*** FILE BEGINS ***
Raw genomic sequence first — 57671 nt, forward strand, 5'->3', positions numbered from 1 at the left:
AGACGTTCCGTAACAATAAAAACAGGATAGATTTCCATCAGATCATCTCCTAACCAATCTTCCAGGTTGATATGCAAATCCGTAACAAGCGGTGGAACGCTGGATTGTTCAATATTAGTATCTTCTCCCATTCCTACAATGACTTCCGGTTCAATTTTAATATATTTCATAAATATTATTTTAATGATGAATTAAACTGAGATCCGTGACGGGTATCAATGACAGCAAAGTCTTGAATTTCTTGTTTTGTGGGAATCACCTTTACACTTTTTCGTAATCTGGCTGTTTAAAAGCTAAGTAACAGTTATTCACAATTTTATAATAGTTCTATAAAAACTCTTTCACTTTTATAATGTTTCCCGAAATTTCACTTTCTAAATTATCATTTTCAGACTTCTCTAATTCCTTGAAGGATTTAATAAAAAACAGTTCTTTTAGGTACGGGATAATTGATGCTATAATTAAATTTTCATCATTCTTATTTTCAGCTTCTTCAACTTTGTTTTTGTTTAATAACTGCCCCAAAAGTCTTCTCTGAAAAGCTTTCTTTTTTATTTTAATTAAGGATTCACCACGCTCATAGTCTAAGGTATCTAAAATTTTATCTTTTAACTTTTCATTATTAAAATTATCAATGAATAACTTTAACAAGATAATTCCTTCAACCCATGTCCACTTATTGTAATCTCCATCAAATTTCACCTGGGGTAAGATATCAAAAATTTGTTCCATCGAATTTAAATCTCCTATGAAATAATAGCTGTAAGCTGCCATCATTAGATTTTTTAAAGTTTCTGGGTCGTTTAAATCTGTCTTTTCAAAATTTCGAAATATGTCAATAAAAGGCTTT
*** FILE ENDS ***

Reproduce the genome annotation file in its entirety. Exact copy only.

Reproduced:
Raw genomic sequence first — 57671 nt, forward strand, 5'->3', positions numbered from 1 at the left:
AGACGTTCCGTAACAATAAAAACAGGATAGATTTCCATCAGATCATCTCCTAACCAATCTTCCAGGTTGATATGCAAATCCGTAACAAGCGGTGGAACGCTGGATTGTTCAATATTAGTATCTTCTCCCATTCCTACAATGACTTCCGGTTCAATTTTAATATATTTCATAAATATTATTTTAATGATGAATTAAACTGAGATCCGTGACGGGTATCAATGACAGCAAAGTCTTGAATTTCTTGTTTTGTGGGAATCACCTTTACACTTTTTCGTAATCTGGCTGTTTAAAAGCTAAGTAACAGTTATTCACAATTTTATAATAGTTCTATAAAAACTCTTTCACTTTTATAATGTTTCCCGAAATTTCACTTTCTAAATTATCATTTTCAGACTTCTCTAATTCCTTGAAGGATTTAATAAAAAACAGTTCTTTTAGGTACGGGATAATTGATGCTATAATTAAATTTTCATCATTCTTATTTTCAGCTTCTTCAACTTTGTTTTTGTTTAATAACTGCCCCAAAAGTCTTCTCTGAAAAGCTTTCTTTTTTATTTTAATTAAGGATTCACCACGCTCATAGTCTAAGGTATCTAAAATTTTATCTTTTAACTTTTCATTATTAAAATTATCAATGAATAACTTTAACAAGATAATTCCTTCAACCCATGTCCACTTATTGTAATCTCCATCAAATTTCACCTGGGGTAAGATATCAAAAATTTGTTCCATCGAATTTAAATCTCCTATGAAATAATAGCTGTAAGCTGCCATCATTAGATTTTTTAAAGTTTCTGGGTCGTTTAAATCTGTCTTTTCAAAATTTCGAAATATGTCAATAAAAGGCTTT